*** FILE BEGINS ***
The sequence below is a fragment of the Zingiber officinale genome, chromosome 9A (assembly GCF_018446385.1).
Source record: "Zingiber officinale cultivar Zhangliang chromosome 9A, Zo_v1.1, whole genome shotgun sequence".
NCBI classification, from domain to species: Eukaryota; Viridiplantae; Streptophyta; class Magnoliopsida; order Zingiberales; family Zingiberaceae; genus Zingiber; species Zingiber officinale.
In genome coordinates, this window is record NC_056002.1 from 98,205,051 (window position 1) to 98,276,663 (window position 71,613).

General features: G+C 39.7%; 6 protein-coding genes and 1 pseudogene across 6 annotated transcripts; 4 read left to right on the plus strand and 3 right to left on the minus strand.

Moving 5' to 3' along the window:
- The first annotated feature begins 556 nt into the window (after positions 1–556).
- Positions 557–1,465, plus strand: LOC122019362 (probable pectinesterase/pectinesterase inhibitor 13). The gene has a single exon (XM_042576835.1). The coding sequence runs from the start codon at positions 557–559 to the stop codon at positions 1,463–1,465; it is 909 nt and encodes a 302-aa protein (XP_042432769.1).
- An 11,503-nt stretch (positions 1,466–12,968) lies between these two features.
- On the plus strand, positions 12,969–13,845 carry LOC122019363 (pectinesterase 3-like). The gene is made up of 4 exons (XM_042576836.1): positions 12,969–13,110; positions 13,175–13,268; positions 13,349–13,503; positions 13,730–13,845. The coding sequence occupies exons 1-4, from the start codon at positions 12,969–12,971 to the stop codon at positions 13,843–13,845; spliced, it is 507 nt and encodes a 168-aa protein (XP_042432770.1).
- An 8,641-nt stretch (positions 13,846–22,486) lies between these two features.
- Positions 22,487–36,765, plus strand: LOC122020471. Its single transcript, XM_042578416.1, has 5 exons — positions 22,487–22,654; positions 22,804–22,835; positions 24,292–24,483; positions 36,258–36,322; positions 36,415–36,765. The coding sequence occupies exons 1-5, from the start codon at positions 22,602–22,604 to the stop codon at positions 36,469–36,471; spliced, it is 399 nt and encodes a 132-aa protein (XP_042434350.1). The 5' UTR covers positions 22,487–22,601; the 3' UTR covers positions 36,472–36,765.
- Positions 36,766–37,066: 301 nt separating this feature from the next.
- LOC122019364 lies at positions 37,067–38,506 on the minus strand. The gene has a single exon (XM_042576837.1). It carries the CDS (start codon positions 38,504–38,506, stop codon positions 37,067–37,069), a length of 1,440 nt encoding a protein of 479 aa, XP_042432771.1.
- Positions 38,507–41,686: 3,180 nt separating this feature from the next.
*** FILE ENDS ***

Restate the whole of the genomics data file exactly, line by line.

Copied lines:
The sequence below is a fragment of the Zingiber officinale genome, chromosome 9A (assembly GCF_018446385.1).
Source record: "Zingiber officinale cultivar Zhangliang chromosome 9A, Zo_v1.1, whole genome shotgun sequence".
NCBI classification, from domain to species: Eukaryota; Viridiplantae; Streptophyta; class Magnoliopsida; order Zingiberales; family Zingiberaceae; genus Zingiber; species Zingiber officinale.
In genome coordinates, this window is record NC_056002.1 from 98,205,051 (window position 1) to 98,276,663 (window position 71,613).

General features: G+C 39.7%; 6 protein-coding genes and 1 pseudogene across 6 annotated transcripts; 4 read left to right on the plus strand and 3 right to left on the minus strand.

Moving 5' to 3' along the window:
- The first annotated feature begins 556 nt into the window (after positions 1–556).
- Positions 557–1,465, plus strand: LOC122019362 (probable pectinesterase/pectinesterase inhibitor 13). The gene has a single exon (XM_042576835.1). The coding sequence runs from the start codon at positions 557–559 to the stop codon at positions 1,463–1,465; it is 909 nt and encodes a 302-aa protein (XP_042432769.1).
- An 11,503-nt stretch (positions 1,466–12,968) lies between these two features.
- On the plus strand, positions 12,969–13,845 carry LOC122019363 (pectinesterase 3-like). The gene is made up of 4 exons (XM_042576836.1): positions 12,969–13,110; positions 13,175–13,268; positions 13,349–13,503; positions 13,730–13,845. The coding sequence occupies exons 1-4, from the start codon at positions 12,969–12,971 to the stop codon at positions 13,843–13,845; spliced, it is 507 nt and encodes a 168-aa protein (XP_042432770.1).
- An 8,641-nt stretch (positions 13,846–22,486) lies between these two features.
- Positions 22,487–36,765, plus strand: LOC122020471. Its single transcript, XM_042578416.1, has 5 exons — positions 22,487–22,654; positions 22,804–22,835; positions 24,292–24,483; positions 36,258–36,322; positions 36,415–36,765. The coding sequence occupies exons 1-5, from the start codon at positions 22,602–22,604 to the stop codon at positions 36,469–36,471; spliced, it is 399 nt and encodes a 132-aa protein (XP_042434350.1). The 5' UTR covers positions 22,487–22,601; the 3' UTR covers positions 36,472–36,765.
- Positions 36,766–37,066: 301 nt separating this feature from the next.
- LOC122019364 lies at positions 37,067–38,506 on the minus strand. The gene has a single exon (XM_042576837.1). It carries the CDS (start codon positions 38,504–38,506, stop codon positions 37,067–37,069), a length of 1,440 nt encoding a protein of 479 aa, XP_042432771.1.
- Positions 38,507–41,686: 3,180 nt separating this feature from the next.